I have a bloggy and a personal milestone today: I passed the 10,000 visitor mark since I moved to WordPress today (yay!), and I finally submitted my application to grad school. Now comes the waiting game, when my nails progressively shorten. At least it has rolling admissions, so I only have to wait two to four weeks! And I can finally go back to reading guilt-free, hehe. Now on to the review!
I read Cornelia Funke’s Inkheart in one sitting-it was so much fun! And since it’s aimed at a younger audience (as my librarian rather snottily pointed out when I put it on hold….”But that’s a children’s book”), I didn’t even have to stay up past my bedtime to finish it. :) On the other hand, this month I’ve also read The Golden Compass and The Book of Lost Things, which make Inkheart look very simple…it doesn’t have any of the moral complexities explored in those two: the good are very good and the bad are very bad and the reader always knows exactly who ought to win. But I’m getting a little ahead of myself.
Inkheart focuses on Meggie, a twelve-year-old girl who lives with her father, Mo (that’s what she calls him) and a ton of books. No, really: check out this description:
Meggie tugged him along the corridor so impatiently that he stubbed his toe on ap ile of books, which was hardly surprising. Stacks of books were piled high all over the house-not just arranged in neat rows on bookshelves, the way other people kept them, oh no! The books in Mo and Meggie’s house were stacked under tables, on chairs, in the corners of the rooms. There were books in the kitchen and books in the lavatory. Books on the TV set and in the closet, small piles of books, tall piles of books, books thick and thin, books old and new. They welcomed Meggie to breakfast with invitingly opened pages; they kept boredom at bay when the weather was bad. And sometimes you just fell over them.
Funke obviously understands book love. ;) Mo is a ‘book doctor’ (he rebinds them) and he and Meggie have an idyllic relationship until a mysterious man with a funny name (Dustfinger) shows up at their door, talking about a book and hinting at a Very Bad Man. The next morning, Mo wakes Meggie up early for a fast move to her aunt’s house in Italy, but Dustfinger stops them and ends up coming along.
Aunt Elinor is also a book lover, but of a very different kind;: she lives in a big castle, and here are Meggie’s thoughts on seeing it:
There were no haphazard piles lying around as they did at home. Every book obviously had its place. But where other peopl ehave wallpaper, pictures, or just an empty wall, Elinor had bookshelves. The shelves were white and went right up to the ceiling in the entrace hall through which she had first led them but in the next room and the corridor beyond it the shelves were as black as the tiles on the floor.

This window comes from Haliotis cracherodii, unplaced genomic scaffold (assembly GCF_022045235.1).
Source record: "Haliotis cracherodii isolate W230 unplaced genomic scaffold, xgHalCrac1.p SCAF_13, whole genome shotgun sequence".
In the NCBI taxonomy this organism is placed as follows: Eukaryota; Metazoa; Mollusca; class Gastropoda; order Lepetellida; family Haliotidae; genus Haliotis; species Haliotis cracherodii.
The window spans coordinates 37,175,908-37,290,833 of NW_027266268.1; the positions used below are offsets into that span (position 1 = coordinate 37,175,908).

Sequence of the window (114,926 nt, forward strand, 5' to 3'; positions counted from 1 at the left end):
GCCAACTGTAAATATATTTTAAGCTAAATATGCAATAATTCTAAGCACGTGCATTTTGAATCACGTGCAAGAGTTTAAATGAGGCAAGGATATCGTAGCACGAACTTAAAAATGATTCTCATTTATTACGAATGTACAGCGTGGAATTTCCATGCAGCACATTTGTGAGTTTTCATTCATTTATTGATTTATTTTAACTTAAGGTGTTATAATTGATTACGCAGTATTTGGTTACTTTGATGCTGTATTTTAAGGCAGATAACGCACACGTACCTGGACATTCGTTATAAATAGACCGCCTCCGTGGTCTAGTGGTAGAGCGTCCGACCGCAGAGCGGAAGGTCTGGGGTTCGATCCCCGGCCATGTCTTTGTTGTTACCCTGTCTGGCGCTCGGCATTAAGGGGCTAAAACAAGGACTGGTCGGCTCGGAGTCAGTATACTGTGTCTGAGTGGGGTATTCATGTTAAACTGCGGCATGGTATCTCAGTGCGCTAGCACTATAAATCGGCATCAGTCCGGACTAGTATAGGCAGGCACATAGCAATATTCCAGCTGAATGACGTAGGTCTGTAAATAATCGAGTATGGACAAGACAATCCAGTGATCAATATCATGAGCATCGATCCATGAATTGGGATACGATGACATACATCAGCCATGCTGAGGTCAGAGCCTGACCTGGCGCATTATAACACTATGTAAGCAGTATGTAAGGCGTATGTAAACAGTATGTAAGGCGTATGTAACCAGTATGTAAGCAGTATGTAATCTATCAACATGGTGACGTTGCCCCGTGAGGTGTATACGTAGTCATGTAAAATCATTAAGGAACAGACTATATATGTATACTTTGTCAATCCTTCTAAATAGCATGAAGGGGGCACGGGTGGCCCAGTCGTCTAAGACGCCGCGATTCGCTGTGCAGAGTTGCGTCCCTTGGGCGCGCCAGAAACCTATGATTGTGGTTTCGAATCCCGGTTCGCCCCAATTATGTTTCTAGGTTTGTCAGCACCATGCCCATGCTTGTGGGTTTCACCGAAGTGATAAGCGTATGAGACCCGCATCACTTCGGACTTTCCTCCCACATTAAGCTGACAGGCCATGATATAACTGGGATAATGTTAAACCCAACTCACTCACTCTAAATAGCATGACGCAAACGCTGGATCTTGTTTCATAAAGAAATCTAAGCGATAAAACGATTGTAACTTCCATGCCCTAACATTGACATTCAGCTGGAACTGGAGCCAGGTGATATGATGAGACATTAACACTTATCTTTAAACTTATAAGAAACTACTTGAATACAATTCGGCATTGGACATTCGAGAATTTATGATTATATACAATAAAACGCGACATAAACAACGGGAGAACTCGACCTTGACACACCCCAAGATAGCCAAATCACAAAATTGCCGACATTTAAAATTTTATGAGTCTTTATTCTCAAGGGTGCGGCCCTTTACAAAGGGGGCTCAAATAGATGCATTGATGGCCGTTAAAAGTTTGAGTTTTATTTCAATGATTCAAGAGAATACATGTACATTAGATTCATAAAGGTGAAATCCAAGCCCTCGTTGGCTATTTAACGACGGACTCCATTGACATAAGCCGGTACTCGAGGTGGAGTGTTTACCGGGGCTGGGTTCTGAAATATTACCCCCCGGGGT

“These books,” annouced Elinor with a dismissive gesture as they passed the closely ranked spines, “have accumulated over the years. They’re not particiularly valuable, mostly of mediocre quality, nothing out of the ordinary…
Her special books are in her library, protected by state-of-the-art buglary system. Yes, Elinor is a book collector, one might even say horder, who values her books much more than any people.
So, eventually we learn that Mo has an enemy: Capricorn, who will do whatever it takes to get his hands on a book Mo’s been hiding called Inkheart. When Mo reads aloud, amazing things happen, and one night nine years earlier, Mo accidently read Capricorn and Dustfinger (and another guy) out of the book (this is also when his wife disappeared). We never find out how Mo might have acquired this talent, and since otherwise they live in contemporary Europe, and it’s certainly not a common skill, I think this book has just a touch of magic, rather than full-blown fantasy. The rest of the book centers around Mo, Meggie, and Elinor’s struggle with Capricorn and his gang: I don’t really want to give too much away.
What I thought was most interesting was the contrast between different book lovers, and how each character’s relationship with books changes over the course of the novel. I can’t talk too much about it without giving away some major spoilers, but if you’ve read the book too, leave a comment and we’ll talk through e-mail! :) The plot itself felt like it dragged out a bit, but it was fun to be in a book lover’s paradise, so I’ll forgive Funke. My library has the sequel, Inkspell, but I’m not sure when I’ll read it. I don’t think that Funke’s style is particurlarly impressive (although that might be the translator) and there are some things that nagged at me throughout (like why the Germans and Italians could communicate with each other without any problems…last I checked the EU hadn’t adopted Esperanza!), but the magic of books is definitely contained within. For those who don’t mind children’s books, I bet you’ll have a lot of fun with this one!
Other Book Bloggers’ Reviews:
Susan (You Can Never Have Too Many Books)